The Electronic House Style lets organizations check for consistent use of product names, dates, titles and other standards.
The charge here is theft of frozen chickens. Are you the defendant? Thanks to Robert Patterson, esq. The first major struggle in England was to get legal texts into English, the language of the people, rather than French or Latin.
William and his followers spoke a type of French. And their legal documents were mainly in Latin, and later also in French.
English, in contrast, was the lower-class language of a subjugated people. The vast majority of the English people had always been English speakers. Nor surprisingly, bythe new king, Henry VI, was a native English speaker. Yet French did not die out among English lawyers.
Au contraire, it thrived. Unhappiness about this state of affairs led to what might be considered the first plain English law: The law, written in French, recited that French was much unknown in the realm; it therefore required that all pleas be "pleaded, shewed, defended, answered, debated, and judged in the English Tongue.
Individual parts of each code should be small enough for people to remember, and written clearly enough for citizens to know the "exact idea of the will of the legislator.
Some of the founding fathers were well aware of the problems with legal language. John Adams criticized English legal language and the "useless words" in the colonial charters. He hoped that "common sense in common language" would become fashionable.
Likewise, Thomas Jefferson lambasted the traditional style of statutes, which from their verbosity, their endless tautologies, their involutions of case within case, and parenthesis within parenthesis, and their multiplied efforts at certainty by saids and aforesaids, by ors and by ands, to make them more plain, do really render them more perplexed and incomprehensible, not only to common readers, but to lawyers themselves.
Unfortunately, the revolutionary fervor of the early Americans did not extend to overthrowing the language of the law. A modern plain English movement did not really arise until the s. In fact, plain English principles have been incorporated into the writing curriculum of most law schools.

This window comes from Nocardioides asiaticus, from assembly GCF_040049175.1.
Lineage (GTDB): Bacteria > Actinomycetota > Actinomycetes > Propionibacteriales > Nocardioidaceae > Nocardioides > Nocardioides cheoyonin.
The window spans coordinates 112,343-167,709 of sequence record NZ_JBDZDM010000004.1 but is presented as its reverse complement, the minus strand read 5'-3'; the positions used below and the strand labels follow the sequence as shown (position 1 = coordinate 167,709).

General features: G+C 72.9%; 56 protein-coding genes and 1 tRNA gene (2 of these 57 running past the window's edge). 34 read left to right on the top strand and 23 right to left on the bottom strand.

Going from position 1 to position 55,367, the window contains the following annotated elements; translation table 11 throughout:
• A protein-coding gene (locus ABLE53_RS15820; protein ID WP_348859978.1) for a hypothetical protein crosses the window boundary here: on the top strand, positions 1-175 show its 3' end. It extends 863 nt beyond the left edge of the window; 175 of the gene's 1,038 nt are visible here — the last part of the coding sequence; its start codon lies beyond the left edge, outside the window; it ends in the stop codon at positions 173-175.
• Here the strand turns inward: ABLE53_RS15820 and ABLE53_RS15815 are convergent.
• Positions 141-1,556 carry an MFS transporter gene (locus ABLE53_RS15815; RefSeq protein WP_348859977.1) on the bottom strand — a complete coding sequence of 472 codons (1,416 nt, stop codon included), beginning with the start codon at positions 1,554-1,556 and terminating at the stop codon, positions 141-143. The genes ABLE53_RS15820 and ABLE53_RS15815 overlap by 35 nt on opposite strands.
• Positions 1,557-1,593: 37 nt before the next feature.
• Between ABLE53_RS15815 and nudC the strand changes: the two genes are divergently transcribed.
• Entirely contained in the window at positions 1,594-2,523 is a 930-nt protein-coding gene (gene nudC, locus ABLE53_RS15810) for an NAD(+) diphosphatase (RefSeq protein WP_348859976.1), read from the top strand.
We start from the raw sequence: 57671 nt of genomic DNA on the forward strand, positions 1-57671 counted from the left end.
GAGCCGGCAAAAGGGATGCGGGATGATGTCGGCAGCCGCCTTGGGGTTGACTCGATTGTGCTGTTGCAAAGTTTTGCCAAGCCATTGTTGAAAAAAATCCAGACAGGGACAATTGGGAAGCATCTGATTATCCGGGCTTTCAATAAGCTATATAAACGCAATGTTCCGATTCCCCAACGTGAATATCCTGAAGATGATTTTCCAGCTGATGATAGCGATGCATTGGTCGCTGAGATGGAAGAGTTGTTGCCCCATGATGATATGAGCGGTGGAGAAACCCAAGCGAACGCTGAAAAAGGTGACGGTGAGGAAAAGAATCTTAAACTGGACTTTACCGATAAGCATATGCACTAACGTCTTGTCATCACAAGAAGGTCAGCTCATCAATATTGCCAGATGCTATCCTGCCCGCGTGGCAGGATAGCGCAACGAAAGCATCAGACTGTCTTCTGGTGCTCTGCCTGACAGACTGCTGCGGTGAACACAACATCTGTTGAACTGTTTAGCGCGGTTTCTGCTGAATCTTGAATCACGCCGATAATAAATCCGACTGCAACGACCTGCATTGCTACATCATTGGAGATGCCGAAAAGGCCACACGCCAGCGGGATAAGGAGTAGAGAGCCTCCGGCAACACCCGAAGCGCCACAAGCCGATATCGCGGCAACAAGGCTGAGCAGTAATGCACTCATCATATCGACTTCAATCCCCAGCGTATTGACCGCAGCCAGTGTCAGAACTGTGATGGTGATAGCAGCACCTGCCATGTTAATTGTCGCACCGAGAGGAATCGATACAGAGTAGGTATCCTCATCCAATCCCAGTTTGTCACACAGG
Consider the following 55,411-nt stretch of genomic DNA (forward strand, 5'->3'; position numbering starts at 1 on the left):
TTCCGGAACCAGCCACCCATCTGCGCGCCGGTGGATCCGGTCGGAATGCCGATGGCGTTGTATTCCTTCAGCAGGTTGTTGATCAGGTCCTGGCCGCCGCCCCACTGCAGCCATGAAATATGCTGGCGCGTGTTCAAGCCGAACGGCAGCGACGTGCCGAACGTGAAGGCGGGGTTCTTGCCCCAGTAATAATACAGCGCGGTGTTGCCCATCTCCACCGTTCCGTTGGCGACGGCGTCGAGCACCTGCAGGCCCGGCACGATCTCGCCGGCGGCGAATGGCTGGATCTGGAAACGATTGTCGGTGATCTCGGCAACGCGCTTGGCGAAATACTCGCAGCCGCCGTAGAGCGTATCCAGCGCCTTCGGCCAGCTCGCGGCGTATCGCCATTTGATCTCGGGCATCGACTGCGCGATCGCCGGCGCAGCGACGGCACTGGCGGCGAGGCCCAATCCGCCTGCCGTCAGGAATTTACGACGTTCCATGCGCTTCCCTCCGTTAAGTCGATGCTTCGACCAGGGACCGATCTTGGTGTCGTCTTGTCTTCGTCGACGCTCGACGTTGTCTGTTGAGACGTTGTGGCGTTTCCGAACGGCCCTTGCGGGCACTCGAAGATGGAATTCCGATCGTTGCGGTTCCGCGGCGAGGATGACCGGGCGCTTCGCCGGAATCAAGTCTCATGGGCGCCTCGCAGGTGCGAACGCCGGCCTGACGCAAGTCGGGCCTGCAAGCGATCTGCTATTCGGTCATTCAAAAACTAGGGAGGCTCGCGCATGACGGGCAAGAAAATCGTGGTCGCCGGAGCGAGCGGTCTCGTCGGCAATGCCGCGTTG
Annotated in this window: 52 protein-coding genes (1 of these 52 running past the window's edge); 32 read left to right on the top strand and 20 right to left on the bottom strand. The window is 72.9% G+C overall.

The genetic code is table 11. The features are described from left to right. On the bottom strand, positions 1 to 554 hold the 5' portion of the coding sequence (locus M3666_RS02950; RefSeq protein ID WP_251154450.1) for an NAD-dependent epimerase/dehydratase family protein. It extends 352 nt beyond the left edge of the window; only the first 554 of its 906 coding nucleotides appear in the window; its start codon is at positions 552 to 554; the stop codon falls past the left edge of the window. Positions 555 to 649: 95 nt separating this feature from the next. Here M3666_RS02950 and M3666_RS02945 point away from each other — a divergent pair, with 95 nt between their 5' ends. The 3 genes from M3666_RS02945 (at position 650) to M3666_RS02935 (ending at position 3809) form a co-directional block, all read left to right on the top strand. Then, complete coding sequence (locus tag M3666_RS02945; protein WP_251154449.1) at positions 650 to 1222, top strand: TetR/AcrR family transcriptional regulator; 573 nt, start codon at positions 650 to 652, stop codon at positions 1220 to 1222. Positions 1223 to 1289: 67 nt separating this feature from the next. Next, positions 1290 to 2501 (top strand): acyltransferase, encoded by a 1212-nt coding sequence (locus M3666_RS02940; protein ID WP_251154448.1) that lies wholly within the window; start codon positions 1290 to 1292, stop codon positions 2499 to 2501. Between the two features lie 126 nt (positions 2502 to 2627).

The crusade to make legal language less convoluted and more accessible to average citizens has also resonated outside the academy.
In the United States, some of the earliest efforts to improve legal language directed at consumers were initiated by the Federal government, beginning rather modestly in the s.
In President Carter signed an executive order that required that Federal regulations be "as simple and clear as possible. Egged on by the consumer movement, the states also responded.
Most states now require straightforward language in specific transactions, especially insurance policies. Click here for a sample of state plain language laws. After slowing during much of the s, the movement has recently picked up steam. Some states are in the process of making their jury instructions more understandable, or have recently done so.
The Securities and Exchange Commission has begun to require that the summary and certain other portions of prospectuses be in ordinary language.Lifting The Fog Of Legalese: Essays On Plain Language, by Joseph Kimble, Carolina Academic Press.
Plain English for Lawyers, Richard Wydick, Carolina Academic Press. Legal Writing in Plain English, a text with exercises, Bryan Garner, University of Chicago Press.
A Dictionary of Modern Legal Usage, Bryan Garner, Oxford Univ. Press. The Plain Language Action and Information Network (PLAIN) is the official interagency working group designated to assist in issuing plain writing guidance. The PLAIN web site includes guidelines on plain language and tools for writing in plain language.
Plain English is writing that is clear and straightforward, targeted at the appropriate reading level, and free of jargon, wordiness, and clichés.
Classroom Instruction That Works with English Language Learners, 2nd Edition. by Jane D. Hill and Kirsten B. Miller. Table of Contents. Chapter 1. Academic Language.
(3) PLAIN WRITING.—The term ‘‘plain writing’’ means writing that is clear, concise, well-organized, and follows other best practices appropriate to the subject or field and intended. The Needless Complexity of Academic Writing.
A new movement strives for simplicity. BY VICTORIA CLAYTON, THE ATLANTIC — October 26, “Persistence is one of the great characteristics of a pitbull, and I guess owners take after their dogs,” says Annetta Cheek, the co-founder of the D.C.-based nonprofit Center for Plain Language.